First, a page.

Scene: The Soviet Union. A hotel room for four with four strangers.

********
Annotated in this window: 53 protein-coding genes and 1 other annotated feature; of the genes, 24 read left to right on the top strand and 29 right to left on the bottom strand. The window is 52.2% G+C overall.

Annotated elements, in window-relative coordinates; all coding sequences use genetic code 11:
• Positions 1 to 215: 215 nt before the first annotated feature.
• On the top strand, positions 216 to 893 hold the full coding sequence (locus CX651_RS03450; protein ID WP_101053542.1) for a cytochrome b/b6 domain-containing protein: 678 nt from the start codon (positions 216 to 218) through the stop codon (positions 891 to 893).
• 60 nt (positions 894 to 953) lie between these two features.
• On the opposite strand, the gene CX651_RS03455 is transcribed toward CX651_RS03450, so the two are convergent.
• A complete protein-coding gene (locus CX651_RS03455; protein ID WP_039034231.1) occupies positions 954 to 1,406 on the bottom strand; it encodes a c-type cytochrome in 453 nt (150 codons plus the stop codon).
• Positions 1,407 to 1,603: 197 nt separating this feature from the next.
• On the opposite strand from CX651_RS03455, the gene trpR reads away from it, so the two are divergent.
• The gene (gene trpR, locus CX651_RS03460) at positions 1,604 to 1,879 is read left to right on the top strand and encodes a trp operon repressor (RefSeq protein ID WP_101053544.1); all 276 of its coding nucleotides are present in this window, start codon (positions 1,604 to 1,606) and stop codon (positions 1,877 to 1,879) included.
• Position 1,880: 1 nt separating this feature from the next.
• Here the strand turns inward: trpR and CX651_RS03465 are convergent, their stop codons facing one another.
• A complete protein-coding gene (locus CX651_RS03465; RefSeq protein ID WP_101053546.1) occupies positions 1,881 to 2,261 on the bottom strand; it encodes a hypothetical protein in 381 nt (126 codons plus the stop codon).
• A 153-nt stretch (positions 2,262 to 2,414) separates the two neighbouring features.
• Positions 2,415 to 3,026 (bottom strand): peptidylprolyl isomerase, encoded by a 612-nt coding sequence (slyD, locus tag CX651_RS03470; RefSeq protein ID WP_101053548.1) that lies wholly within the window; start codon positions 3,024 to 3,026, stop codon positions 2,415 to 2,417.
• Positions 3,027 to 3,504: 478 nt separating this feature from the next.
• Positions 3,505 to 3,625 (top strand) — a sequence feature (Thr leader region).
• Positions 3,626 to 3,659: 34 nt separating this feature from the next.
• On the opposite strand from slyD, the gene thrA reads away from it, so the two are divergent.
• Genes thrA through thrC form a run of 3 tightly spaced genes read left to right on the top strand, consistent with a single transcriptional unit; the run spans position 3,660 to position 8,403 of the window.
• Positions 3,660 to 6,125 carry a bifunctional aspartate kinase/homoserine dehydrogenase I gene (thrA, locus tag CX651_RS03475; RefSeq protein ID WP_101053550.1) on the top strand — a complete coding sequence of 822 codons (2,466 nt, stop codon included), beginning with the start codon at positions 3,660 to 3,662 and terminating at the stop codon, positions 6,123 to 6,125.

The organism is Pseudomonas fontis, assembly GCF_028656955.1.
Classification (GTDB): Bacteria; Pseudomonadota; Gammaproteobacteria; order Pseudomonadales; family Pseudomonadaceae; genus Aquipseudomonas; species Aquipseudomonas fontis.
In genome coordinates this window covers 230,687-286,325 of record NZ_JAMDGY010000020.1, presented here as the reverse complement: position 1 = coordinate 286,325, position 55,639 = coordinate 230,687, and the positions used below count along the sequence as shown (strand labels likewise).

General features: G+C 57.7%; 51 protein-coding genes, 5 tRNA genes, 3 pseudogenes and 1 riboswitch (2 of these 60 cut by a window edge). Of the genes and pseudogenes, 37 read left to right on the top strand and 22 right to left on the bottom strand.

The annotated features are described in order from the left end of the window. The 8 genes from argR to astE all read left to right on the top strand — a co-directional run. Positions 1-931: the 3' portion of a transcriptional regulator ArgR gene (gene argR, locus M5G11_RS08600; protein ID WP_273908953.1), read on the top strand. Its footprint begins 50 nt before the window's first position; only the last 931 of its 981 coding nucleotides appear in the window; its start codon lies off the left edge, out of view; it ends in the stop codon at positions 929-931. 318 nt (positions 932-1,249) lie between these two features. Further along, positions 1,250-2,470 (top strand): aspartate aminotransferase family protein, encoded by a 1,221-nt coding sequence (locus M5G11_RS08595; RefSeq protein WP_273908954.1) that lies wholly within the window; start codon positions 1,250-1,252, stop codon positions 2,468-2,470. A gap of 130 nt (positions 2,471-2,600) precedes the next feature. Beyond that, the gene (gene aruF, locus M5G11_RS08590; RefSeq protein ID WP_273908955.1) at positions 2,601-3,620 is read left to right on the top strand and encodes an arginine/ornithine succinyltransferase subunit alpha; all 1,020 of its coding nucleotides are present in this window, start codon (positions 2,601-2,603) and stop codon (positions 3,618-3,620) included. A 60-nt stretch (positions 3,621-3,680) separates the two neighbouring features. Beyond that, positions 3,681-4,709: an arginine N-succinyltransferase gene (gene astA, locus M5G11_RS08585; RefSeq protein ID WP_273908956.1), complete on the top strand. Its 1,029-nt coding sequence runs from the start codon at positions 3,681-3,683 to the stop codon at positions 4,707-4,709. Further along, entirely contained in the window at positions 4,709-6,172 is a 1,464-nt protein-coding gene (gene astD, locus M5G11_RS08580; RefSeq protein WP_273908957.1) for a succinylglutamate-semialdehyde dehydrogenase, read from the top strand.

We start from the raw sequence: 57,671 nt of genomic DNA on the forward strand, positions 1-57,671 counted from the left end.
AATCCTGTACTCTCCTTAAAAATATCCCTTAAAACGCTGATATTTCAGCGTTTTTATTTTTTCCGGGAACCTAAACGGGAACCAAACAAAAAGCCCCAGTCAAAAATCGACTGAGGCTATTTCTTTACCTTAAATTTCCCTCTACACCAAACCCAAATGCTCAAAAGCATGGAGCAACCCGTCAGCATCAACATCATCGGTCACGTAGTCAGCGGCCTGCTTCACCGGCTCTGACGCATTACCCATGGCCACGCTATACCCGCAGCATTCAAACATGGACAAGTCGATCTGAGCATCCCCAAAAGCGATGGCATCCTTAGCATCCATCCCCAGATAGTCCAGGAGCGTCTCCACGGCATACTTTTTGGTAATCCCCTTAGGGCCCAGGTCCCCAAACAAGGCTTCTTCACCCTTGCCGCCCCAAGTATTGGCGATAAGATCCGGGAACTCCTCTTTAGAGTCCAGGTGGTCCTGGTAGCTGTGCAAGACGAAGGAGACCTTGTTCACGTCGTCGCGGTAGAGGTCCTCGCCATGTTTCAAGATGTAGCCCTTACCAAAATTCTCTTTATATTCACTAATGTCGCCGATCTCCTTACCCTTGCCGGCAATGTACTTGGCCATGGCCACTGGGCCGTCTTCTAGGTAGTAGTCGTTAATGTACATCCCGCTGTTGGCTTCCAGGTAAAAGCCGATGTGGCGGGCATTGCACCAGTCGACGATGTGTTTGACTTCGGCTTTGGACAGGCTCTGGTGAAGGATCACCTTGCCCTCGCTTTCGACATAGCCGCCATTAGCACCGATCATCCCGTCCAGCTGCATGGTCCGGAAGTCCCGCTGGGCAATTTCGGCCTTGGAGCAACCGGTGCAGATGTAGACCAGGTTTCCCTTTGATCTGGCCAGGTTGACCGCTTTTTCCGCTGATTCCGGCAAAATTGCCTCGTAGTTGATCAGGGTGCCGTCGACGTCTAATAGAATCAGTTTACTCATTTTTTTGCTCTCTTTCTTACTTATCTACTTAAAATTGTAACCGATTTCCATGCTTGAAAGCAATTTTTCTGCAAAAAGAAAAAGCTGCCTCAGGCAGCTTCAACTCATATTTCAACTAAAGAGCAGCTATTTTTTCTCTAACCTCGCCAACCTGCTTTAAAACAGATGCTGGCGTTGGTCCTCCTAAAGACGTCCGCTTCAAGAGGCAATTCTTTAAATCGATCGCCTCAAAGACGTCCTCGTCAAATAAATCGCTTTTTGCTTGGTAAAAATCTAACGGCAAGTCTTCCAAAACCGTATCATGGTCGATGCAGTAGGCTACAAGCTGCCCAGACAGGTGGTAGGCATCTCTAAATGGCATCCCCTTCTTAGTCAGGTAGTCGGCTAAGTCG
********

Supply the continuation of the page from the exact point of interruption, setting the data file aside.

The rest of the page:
Three of them soon open a bottle of vodka and proceed to get acquainted, then drunk, then noisy, singing and telling political jokes. The fourth one desperately tries to get some sleep; finally, frustrated, he surreptitiously leaves the room, goes downstairs, and asks the lady concierge to bring tea to Room 67 in ten minutes. Then he returns and joins the party. Five minutes later, he bends over an ashtray and says with utter nonchalance: “Comrade Major, some tea to Room 67, please.” In a few minutes, there’s a knock at the door, and in comes the lady concierge with a tea tray. The room falls silent; the party dies a sudden death, and the conspirator finally gets to sleep. The next morning he wakes up alone in the room. Surprised, he runs downstairs and asks the concierge where his neighbors had gone. “Oh, the KGB has arrested them!” she answers. “B-but… but what about me?” asks the guy in terror. “Oh, well, they decided to let you go. You made Comrade Major laugh a lot with your tea joke.”